posted 31 May 2006 in Volume 9 Issue 9
Jerry Ash | Collaboratively thinking
The evolution of a community of practice.
Just this once, I’m breaking my rule and writing in the first person. You see, I am an ‘old school’ journalist who still believes the writing isn’t about me; it’s about the people, the subjects, the events. But in this case, ‘I’ am part of the story…
In this column you’ll get the inside story about how ‘Next Generation Knowledge Management’ was collaboratively generated by 59 people in what amounts to a self-forming community of practice (CoP) populated by the world’s best and brightest architects of knowledge management (KM) – members of the Association of Knowledgework (AOK). You’ll get the bones of experience and then I’ll follow-up in the July/August issue by putting the flesh of lessons learned on these bones in a special case report about AOK as a community of practice.
Here are the bones:
AOK’s took root in January 2000 when I opened an e-mail discussion on KM primarily for senior executives of professional and trade associations in the
For the first five years my wife and I funded AOK. Even using a patchwork of free and paid-for services, I found maintaining a website and providing unpaid administrative services dipped substantially into my retirement funds. My paid work suffered. CoPs are not free. They are not casual ‘chat rooms.’ They are involved in serious business and need financial and human resources. A year ago, members began paying modest membership dues and the group has the prospect of self-sufficiency as it grows.
One of the early members was Michel Pommier of the World Bank. At the time he was part of Steve Denning’s KM team and Steve had just published his first book, ‘The Springboard: How Story-telling Ignites Action in Knowledge-Era Organisations’, a treatise related in a real way to knowledge work. Michel, Steve and Lesley Shneier (also on Steve’s team) had written a paper asking whether the field of KM had reached a stage where ‘rules’ or maxims appeared. Michel suggested AOK host an e-mail discussion to get feedback. We did and everyone was thrilled.
Immediately I used the high profile of Steve Denning to attract other moderators for what I immediately called the STAR Series Dialogues. I recruited Debra Amidon of Entovation International; Ash Sooknanan, then knowledge manager for the Workplace Safety and Insurance Board of Ontario in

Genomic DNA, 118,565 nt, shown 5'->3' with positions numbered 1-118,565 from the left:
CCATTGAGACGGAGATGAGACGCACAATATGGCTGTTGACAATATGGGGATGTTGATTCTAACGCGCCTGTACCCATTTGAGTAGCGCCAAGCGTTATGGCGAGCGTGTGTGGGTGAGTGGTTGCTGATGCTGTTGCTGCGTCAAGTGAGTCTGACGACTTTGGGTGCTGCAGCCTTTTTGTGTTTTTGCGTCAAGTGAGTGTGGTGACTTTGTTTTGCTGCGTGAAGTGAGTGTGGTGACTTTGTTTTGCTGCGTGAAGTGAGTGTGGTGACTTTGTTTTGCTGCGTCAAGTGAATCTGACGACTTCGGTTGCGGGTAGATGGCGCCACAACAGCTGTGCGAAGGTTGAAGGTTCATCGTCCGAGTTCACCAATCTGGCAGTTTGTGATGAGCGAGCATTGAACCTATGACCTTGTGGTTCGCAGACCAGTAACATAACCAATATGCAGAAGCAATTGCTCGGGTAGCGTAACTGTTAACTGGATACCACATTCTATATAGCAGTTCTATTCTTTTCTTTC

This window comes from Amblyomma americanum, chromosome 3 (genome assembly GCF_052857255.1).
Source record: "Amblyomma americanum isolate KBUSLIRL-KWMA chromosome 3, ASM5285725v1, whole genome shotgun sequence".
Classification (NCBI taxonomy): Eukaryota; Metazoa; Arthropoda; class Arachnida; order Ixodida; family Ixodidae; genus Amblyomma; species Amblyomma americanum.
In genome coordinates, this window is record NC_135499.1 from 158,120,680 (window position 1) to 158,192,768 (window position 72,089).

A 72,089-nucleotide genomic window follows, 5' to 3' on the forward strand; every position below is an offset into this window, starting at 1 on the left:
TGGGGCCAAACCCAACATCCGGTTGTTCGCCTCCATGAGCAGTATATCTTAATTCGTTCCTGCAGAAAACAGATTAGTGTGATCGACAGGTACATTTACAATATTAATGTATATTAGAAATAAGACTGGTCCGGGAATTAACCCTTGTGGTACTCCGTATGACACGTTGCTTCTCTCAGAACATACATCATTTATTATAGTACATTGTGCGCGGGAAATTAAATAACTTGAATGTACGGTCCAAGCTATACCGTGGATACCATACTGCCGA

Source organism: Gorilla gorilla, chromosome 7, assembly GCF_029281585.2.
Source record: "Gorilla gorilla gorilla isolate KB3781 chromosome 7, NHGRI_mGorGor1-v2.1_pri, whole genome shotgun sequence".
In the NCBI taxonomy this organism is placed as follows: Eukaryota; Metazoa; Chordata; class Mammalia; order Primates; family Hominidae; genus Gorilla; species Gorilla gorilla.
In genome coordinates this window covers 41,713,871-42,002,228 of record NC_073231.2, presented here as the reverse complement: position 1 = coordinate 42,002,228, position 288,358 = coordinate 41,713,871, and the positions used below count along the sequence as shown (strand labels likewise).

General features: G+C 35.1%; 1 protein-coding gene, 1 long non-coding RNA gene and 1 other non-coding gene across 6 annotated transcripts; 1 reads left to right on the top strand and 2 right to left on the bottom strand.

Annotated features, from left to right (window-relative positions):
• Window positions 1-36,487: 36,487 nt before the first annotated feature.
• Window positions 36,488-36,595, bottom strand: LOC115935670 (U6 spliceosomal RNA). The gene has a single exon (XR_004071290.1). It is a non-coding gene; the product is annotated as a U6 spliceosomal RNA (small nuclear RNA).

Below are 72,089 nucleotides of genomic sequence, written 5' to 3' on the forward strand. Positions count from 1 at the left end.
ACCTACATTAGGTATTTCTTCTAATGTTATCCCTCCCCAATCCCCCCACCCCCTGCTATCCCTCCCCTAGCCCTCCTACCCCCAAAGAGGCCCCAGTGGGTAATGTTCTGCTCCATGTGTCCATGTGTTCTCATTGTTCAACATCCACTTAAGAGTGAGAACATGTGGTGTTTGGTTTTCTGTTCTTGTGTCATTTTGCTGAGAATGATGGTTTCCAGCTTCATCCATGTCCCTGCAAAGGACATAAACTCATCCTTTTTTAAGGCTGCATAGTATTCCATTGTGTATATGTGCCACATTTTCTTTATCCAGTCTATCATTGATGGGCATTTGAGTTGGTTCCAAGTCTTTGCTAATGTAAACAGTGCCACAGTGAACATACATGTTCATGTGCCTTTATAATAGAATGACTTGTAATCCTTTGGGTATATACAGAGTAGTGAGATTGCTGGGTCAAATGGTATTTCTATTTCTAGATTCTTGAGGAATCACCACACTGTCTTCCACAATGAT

People who took the time to follow the discussions were witnesses to both the agreements and disagreements among KM leaders on the cutting edge. Both the give and take of knowledge sharing and the enormous learning experience were powerful. I know my personal knowledge grew immeasurably over the six years and my own unique views began to take shape as my personal brand of KM materialised. If I am now an expert, it is a blend of the expert advice, thoughts and opinions absorbed from the thought leaders, practitioners and participants in the dialogues. That, also, must be the experience of others in the AOK community.
Millions of words flowed into the STAR Series archives over six years and it troubled me that this treasure chest soon fell dormant. It had produced momentary value to the group, lasting educational value to some of the individuals, but now it wasted away in electronic dust – explicit, but formidable and not creating real value.
I tried to summarise each dialogue and publish it on the website, but I couldn’t keep up. There were volunteers, but the result was spotty. Finally, I committed to writing a book based on the collective – if not collaborative – jewels of the STAR Series Dialogues.
Tacit to Explicit
When finished, I was very pleased. But then the book started gathering dust in my files. Finding a publisher just wasn’t my passion – I’m no salesman. That’s when the Ark Group came to the book’s rescue. Now, as an Ark Group report, it makes the kind of lasting contribution I wanted to the world of knowledge management. The millions of words, thousands of thoughts, theories, practices and debate have been condensed into a few hundred conversational pages and compacted into 2,000 words in this issue. The dust of tacit knowledge has become explicit. Thousands of hours of dialogue has been reduced to a few hours of reading. Most importantly, it is crammed with the best the KM community has to offer.
The work of a worthy community is never done. Certainly not this one. The next generation of KM is today, tomorrow and for years to come. Business leaders will need to follow developments continuously. Volumes two, three and more of the Next Generation of KM will need to be written as dedicated KM pioneers continue daily to search, question, debate, invent, re-invent, experiment, succeed, fail and try again. Isn’t that the life of any community of practice in today’s environment?
My CoP will share its valuable lessons with your CoP in the next issue.
Jerry Ash is founder of AOK and special correspondent to IK. He can be reached at firstname.lastname@example.org
To order ‘Next Generation Knowledge Management’, contact Adam Scrimshire at email@example.com